On to the beautiful toppings. They can truly be whatever you want – we went with chicken, green onion, tomato, and cheese, and they were fantastic!

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Stick back in the oven for 3-5 minutes, until the cheese is melted and has started to turn a little golden. Sprinkle with some more green onion or some oregano and dig in!

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Rosemary Lemon Roasted Brussels Sprouts.

Let’s keep this simple: I love Nigella Lawson.

I love her recipes. I love her witticisms. I love her energy.

My approach to cooking is strongly influenced by something she once said: “Don’t worry if bits of eggshell get into the bowl. It proves it’s homemade.”

So when I made her recipe for roasted brussels sprouts and discovered that a few lemon seeds had made their way into my final product, I wasn’t bothered in the least.

All is right with the world. Try these Rosemary Lemon Roasted Brussels Sprouts a la Nigellissima yourself, and just be sure to mind the pips!

Rosemary Lemon Roasted Brussels Sprouts | KellyintheKitchen | olive oil, lemon zest, 1 clove garlic, 1 sprig rosemary, 100 g brussels sprouts, 1 tbsp parmesan cheese, salt and pepper

INGREDIENTS

olive oil
1 lemon, zested to taste (I go lighter on lemon zest but Nigella’s recipe calls for the zest of a whole lemon)
1 clove garlic, grated or finely minced
1 sprig rosemary
a few handfuls of brussels sprouts, trimmed and halved (you want enough to form a single layer on the bottom of a standard sized cast iron skillet)
1-2 tbsp parmesan cheese (to taste)
salt and pepper
NOTE: this recipe doubles and triples easily if you’re cooking for a bigger group!

DIRECTIONS

Preheat oven to 425 F.

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Drizzle olive oil on the bottom of a pan (I used my cast-iron skillet). Grate the garlic and lemons zest into the pan and, tearing the rosemary leaves apart roughly, strew them about the pan. You can leave them large enough to remove at the end if you like. Add the brussels sprouts and toss to coat.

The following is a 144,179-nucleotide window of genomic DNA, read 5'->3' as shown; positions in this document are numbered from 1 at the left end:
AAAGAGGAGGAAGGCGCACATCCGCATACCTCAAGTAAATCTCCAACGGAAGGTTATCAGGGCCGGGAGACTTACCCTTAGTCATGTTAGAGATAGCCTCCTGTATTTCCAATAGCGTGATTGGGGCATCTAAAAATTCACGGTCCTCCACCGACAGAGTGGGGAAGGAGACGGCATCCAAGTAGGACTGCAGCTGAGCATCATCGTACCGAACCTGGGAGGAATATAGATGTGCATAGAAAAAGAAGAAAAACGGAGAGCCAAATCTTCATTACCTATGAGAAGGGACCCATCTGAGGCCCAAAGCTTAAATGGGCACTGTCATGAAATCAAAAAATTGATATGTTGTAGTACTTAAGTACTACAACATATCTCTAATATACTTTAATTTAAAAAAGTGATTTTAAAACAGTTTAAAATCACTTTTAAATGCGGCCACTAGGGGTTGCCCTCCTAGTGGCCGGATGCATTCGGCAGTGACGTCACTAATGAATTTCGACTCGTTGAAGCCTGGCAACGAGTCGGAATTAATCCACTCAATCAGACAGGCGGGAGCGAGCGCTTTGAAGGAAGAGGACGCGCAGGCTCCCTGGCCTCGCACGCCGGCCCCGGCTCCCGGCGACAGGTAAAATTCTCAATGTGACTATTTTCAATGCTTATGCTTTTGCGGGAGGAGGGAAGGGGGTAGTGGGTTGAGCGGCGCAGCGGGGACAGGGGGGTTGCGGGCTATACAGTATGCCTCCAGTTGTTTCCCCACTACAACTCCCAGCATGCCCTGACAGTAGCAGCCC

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Roast for about 15 minutes, until starting to become tender. Drizzle with lemon juice and sprinkle with parmesan and salt and pepper at pop back in the oven for another 5 minutes. They’re ready when they’re tender but still have a little bit of bite in them.

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Pull out the rosemary leaves and serve ’em up! These make a fantastic side dish to an herby roasted chicken, but we ate almost all of them straight out with our fingers. Yeah, they’re that good!

Chocolate Crepes with Berry Yogurt Filling, and My Battle with Search.

When I first started this blog at the beginning of 2012, I was so excited to have a place to share my love of recipes and ingredients and eating. I was so excited, I even hoped that my blog might get some followers, and that some of those followers might find my blog via search engines. In order to test this hypothesis, I decided to search for my blog in google, to see where it popped up and what the little blurb looked like. But to my horror (and yours, too, if you ever searched “kelly in the kitchen” back then), I discovered that a fellow Kelly—the infamous R&B singer R. Kelly—was stealing all my search term thunder. The first, oh I don’t know, 15 pages of the google results were filled almost exclusively with links to Mr. Kelly’s song, “Sex in the Kitchen.” Since we shared the search terms “kelly in the kitchen,” we had to share the space, and as a result, my humble little recipe blog was banished to search engine oblivion. I figured no one would ever find me.